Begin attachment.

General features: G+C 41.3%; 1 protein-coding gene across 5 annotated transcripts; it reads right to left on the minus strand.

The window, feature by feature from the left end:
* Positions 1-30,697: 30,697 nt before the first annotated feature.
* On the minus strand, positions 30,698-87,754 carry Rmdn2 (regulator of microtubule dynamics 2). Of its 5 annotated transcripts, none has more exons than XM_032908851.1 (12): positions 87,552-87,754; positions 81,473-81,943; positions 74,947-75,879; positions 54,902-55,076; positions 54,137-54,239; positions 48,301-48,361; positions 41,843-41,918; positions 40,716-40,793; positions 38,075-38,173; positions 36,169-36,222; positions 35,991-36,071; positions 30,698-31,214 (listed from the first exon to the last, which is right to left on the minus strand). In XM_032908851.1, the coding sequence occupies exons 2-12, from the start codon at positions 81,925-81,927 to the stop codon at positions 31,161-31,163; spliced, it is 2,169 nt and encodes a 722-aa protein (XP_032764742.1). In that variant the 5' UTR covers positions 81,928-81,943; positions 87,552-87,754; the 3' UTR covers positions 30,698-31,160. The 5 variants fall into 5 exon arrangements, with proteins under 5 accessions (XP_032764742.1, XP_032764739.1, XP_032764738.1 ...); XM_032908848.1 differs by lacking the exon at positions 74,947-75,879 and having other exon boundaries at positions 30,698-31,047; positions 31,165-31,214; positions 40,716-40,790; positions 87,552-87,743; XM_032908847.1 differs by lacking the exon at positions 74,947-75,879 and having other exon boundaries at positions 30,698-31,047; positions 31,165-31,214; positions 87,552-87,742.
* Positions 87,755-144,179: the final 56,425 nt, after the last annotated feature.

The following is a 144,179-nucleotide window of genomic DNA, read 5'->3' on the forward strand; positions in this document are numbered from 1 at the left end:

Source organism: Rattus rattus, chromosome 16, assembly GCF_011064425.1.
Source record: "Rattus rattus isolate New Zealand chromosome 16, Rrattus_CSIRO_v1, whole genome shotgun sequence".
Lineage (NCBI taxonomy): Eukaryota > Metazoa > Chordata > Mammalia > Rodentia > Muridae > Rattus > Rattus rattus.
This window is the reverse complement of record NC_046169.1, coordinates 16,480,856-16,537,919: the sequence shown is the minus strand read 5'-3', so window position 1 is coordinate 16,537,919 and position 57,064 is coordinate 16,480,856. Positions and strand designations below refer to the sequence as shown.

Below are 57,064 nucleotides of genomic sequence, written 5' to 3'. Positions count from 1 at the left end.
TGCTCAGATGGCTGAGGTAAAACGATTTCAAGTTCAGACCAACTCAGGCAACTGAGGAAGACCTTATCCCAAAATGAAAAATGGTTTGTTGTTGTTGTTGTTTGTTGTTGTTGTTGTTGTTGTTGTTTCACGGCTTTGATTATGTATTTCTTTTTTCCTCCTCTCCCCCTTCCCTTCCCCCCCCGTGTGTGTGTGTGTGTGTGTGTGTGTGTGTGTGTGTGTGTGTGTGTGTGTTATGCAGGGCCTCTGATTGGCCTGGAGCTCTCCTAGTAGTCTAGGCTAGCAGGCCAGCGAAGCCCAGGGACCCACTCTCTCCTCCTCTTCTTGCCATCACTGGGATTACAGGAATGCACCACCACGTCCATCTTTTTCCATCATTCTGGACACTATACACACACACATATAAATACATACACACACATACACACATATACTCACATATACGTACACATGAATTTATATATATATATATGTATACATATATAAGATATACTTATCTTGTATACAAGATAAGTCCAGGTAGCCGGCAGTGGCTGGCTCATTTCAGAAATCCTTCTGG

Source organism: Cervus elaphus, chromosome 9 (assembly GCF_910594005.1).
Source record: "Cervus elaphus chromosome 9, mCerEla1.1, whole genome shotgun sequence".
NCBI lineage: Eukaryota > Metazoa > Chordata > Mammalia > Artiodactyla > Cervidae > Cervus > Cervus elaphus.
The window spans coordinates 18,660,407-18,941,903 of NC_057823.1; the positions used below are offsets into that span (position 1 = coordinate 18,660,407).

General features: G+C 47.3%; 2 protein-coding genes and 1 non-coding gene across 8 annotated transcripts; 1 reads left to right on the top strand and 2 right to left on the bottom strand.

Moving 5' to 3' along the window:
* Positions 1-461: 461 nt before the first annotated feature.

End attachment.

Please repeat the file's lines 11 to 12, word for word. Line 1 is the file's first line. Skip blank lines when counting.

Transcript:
Below are 57,064 nucleotides of genomic sequence, written 5' to 3'. Positions count from 1 at the left end.
TGCTCAGATGGCTGAGGTAAAACGATTTCAAGTTCAGACCAACTCAGGCAACTGAGGAAGACCTTATCCCAAAATGAAAAATGGTTTGTTGTTGTTGTTGTTTGTTGTTGTTGTTGTTGTTGTTGTTTCACGGCTTTGATTATGTATTTCTTTTTTCCTCCTCTCCCCCTTCCCTTCCCCCCCCGTGTGTGTGTGTGTGTGTGTGTGTGTGTGTGTGTGTGTGTGTGTGTGTGTTATGCAGGGCCTCTGATTGGCCTGGAGCTCTCCTAGTAGTCTAGGCTAGCAGGCCAGCGAAGCCCAGGGACCCACTCTCTCCTCCTCTTCTTGCCATCACTGGGATTACAGGAATGCACCACCACGTCCATCTTTTTCCATCATTCTGGACACTATACACACACACATATAAATACATACACACACATACACACATATACTCACATATACGTACACATGAATTTATATATATATATATGTATACATATATAAGATATACTTATCTTGTATACAAGATAAGTCCAGGTAGCCGGCAGTGGCTGGCTCATTTCAGAAATCCTTCTGG